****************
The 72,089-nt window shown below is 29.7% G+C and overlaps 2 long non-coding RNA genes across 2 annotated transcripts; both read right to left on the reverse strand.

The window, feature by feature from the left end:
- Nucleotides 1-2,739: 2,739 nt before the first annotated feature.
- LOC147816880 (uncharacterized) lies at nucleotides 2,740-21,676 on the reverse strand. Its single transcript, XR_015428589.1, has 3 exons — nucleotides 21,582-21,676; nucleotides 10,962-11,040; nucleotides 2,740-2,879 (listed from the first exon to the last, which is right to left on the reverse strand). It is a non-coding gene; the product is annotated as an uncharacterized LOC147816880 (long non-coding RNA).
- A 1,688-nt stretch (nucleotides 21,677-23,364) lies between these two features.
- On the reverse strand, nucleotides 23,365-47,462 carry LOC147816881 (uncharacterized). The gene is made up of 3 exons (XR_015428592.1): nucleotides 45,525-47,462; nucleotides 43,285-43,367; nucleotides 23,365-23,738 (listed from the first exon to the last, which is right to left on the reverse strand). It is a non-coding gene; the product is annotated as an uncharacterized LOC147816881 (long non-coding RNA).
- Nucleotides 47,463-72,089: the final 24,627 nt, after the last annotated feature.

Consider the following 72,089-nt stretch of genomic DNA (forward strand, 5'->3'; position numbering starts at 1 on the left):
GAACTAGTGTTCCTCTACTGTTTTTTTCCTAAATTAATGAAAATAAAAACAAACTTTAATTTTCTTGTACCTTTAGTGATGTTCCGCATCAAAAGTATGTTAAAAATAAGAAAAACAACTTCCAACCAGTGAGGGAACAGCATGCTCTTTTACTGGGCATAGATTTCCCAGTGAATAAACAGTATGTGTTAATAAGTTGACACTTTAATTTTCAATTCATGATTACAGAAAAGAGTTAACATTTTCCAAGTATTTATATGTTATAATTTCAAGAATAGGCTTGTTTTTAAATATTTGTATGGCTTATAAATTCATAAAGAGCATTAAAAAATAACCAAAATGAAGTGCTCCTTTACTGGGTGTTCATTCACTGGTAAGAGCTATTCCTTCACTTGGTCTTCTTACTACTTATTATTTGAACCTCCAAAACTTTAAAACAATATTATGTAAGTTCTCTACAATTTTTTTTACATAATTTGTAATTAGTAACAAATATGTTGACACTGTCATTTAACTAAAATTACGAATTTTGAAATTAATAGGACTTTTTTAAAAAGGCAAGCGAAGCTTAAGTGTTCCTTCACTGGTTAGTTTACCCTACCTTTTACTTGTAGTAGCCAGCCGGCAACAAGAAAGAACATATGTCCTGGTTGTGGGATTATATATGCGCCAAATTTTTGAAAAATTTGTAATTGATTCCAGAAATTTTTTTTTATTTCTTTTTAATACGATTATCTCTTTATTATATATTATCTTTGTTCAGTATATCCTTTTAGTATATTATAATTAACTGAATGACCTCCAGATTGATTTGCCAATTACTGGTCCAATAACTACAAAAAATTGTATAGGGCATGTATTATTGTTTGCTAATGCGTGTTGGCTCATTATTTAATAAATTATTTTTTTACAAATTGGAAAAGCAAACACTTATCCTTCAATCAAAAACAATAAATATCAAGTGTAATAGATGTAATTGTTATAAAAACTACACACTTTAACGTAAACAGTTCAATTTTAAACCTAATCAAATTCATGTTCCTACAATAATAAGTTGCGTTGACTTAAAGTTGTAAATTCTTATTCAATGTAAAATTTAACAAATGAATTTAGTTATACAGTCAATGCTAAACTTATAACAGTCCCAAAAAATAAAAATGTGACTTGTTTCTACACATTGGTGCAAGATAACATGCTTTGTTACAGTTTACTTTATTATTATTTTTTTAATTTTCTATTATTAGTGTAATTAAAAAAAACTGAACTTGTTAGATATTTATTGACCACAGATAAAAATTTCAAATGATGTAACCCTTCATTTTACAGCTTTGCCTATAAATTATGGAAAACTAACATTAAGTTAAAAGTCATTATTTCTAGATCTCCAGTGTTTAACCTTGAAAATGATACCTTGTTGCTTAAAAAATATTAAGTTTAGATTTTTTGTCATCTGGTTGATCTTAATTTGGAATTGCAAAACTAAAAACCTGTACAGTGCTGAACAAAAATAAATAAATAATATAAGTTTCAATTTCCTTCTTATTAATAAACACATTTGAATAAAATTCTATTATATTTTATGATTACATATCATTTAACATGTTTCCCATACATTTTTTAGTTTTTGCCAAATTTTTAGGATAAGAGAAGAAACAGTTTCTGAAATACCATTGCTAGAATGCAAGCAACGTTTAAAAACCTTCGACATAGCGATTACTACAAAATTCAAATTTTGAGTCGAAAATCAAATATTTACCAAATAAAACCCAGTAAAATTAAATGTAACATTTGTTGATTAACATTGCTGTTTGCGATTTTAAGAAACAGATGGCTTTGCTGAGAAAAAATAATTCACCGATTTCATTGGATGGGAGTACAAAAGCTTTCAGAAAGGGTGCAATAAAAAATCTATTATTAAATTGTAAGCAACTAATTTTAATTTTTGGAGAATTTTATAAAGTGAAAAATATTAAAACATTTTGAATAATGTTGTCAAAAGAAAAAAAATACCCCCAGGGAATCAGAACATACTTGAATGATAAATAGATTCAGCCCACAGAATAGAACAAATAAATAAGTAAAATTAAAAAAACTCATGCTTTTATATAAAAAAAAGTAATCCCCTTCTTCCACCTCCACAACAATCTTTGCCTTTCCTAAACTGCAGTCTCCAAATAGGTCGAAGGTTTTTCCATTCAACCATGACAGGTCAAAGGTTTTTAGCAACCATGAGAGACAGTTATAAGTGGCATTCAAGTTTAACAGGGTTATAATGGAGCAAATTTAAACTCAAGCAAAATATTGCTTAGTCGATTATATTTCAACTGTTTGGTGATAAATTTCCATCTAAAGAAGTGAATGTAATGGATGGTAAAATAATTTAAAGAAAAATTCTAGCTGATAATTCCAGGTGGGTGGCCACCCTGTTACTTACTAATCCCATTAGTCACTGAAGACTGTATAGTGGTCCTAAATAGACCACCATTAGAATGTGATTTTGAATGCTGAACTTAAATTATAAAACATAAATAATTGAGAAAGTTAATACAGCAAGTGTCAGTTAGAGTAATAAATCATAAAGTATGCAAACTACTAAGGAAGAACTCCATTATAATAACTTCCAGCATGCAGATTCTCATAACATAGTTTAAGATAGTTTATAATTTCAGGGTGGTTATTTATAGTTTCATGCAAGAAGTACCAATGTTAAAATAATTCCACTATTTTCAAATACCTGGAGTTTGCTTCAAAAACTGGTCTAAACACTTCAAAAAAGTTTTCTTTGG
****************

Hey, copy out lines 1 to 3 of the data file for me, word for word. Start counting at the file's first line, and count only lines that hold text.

The 72,089-nt window shown below is 29.7% G+C and overlaps 2 long non-coding RNA genes across 2 annotated transcripts; both read right to left on the reverse strand.

The window, feature by feature from the left end:
- Nucleotides 1-2,739: 2,739 nt before the first annotated feature.